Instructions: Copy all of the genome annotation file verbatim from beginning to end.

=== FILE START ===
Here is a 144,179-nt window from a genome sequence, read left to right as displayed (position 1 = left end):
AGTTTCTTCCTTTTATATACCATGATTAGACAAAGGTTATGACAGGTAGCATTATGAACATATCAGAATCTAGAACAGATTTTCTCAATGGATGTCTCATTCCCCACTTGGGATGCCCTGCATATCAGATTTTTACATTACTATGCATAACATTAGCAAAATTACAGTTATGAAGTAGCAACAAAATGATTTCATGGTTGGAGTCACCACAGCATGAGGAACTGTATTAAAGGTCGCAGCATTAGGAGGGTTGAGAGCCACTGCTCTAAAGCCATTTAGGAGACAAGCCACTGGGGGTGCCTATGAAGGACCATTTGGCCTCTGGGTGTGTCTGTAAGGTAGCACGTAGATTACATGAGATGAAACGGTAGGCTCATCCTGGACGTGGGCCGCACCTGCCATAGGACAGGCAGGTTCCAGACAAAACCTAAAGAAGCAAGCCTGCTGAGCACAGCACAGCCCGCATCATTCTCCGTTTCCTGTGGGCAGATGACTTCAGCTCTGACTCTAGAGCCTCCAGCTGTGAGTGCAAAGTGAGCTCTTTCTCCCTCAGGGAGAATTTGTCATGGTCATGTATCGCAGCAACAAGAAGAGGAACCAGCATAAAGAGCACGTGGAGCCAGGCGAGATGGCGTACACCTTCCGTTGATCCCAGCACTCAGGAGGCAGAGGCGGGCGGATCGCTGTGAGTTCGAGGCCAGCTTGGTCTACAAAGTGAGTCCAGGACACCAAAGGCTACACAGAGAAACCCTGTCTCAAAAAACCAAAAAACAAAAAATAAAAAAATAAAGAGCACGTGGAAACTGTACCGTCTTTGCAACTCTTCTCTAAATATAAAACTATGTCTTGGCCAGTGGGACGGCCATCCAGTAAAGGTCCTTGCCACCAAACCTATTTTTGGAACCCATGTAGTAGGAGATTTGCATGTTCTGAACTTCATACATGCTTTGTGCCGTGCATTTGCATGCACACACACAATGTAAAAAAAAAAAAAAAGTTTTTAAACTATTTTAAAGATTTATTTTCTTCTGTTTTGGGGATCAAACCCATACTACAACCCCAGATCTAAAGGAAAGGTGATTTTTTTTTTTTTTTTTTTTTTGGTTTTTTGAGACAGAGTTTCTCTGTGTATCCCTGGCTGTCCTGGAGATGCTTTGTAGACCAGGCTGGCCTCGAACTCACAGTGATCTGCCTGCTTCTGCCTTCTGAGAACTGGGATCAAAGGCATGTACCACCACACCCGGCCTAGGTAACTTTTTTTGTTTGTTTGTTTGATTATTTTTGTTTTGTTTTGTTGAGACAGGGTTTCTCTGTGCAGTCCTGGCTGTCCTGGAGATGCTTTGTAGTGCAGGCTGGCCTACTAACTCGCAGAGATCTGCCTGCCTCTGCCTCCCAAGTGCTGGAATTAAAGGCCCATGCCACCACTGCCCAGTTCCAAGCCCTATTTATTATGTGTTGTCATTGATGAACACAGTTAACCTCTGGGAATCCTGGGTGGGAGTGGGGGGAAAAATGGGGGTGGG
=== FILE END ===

Here is a 144,179-nt window from a genome sequence, read left to right as displayed (position 1 = left end):
AGTTTCTTCCTTTTATATACCATGATTAGACAAAGGTTATGACAGGTAGCATTATGAACATATCAGAATCTAGAACAGATTTTCTCAATGGATGTCTCATTCCCCACTTGGGATGCCCTGCATATCAGATTTTTACATTACTATGCATAACATTAGCAAAATTACAGTTATGAAGTAGCAACAAAATGATTTCATGGTTGGAGTCACCACAGCATGAGGAACTGTATTAAAGGTCGCAGCATTAGGAGGGTTGAGAGCCACTGCTCTAAAGCCATTTAGGAGACAAGCCACTGGGGGTGCCTATGAAGGACCATTTGGCCTCTGGGTGTGTCTGTAAGGTAGCACGTAGATTACATGAGATGAAACGGTAGGCTCATCCTGGACGTGGGCCGCACCTGCCATAGGACAGGCAGGTTCCAGACAAAACCTAAAGAAGCAAGCCTGCTGAGCACAGCACAGCCCGCATCATTCTCCGTTTCCTGTGGGCAGATGACTTCAGCTCTGACTCTAGAGCCTCCAGCTGTGAGTGCAAAGTGAGCTCTTTCTCCCTCAGGGAGAATTTGTCATGGTCATGTATCGCAGCAACAAGAAGAGGAACCAGCATAAAGAGCACGTGGAGCCAGGCGAGATGGCGTACACCTTCCGTTGATCCCAGCACTCAGGAGGCAGAGGCGGGCGGATCGCTGTGAGTTCGAGGCCAGCTTGGTCTACAAAGTGAGTCCAGGACACCAAAGGCTACACAGAGAAACCCTGTCTCAAAAAACCAAAAAACAAAAAATAAAAAAATAAAGAGCACGTGGAAACTGTACCGTCTTTGCAACTCTTCTCTAAATATAAAACTATGTCTTGGCCAGTGGGACGGCCATCCAGTAAAGGTCCTTGCCACCAAACCTATTTTTGGAACCCATGTAGTAGGAGATTTGCATGTTCTGAACTTCATACATGCTTTGTGCCGTGCATTTGCATGCACACACACAATGTAAAAAAAAAAAAAAAGTTTTTAAACTATTTTAAAGATTTATTTTCTTCTGTTTTGGGGATCAAACCCATACTACAACCCCAGATCTAAAGGAAAGGTGATTTTTTTTTTTTTTTTTTTTTTGGTTTTTTGAGACAGAGTTTCTCTGTGTATCCCTGGCTGTCCTGGAGATGCTTTGTAGACCAGGCTGGCCTCGAACTCACAGTGATCTGCCTGCTTCTGCCTTCTGAGAACTGGGATCAAAGGCATGTACCACCACACCCGGCCTAGGTAACTTTTTTTGTTTGTTTGTTTGATTATTTTTGTTTTGTTTTGTTGAGACAGGGTTTCTCTGTGCAGTCCTGGCTGTCCTGGAGATGCTTTGTAGTGCAGGCTGGCCTACTAACTCGCAGAGATCTGCCTGCCTCTGCCTCCCAAGTGCTGGAATTAAAGGCCCATGCCACCACTGCCCAGTTCCAAGCCCTATTTATTATGTGTTGTCATTGATGAACACAGTTAACCTCTGGGAATCCTGGGTGGGAGTGGGGGGAAAAATGGGGGTGGG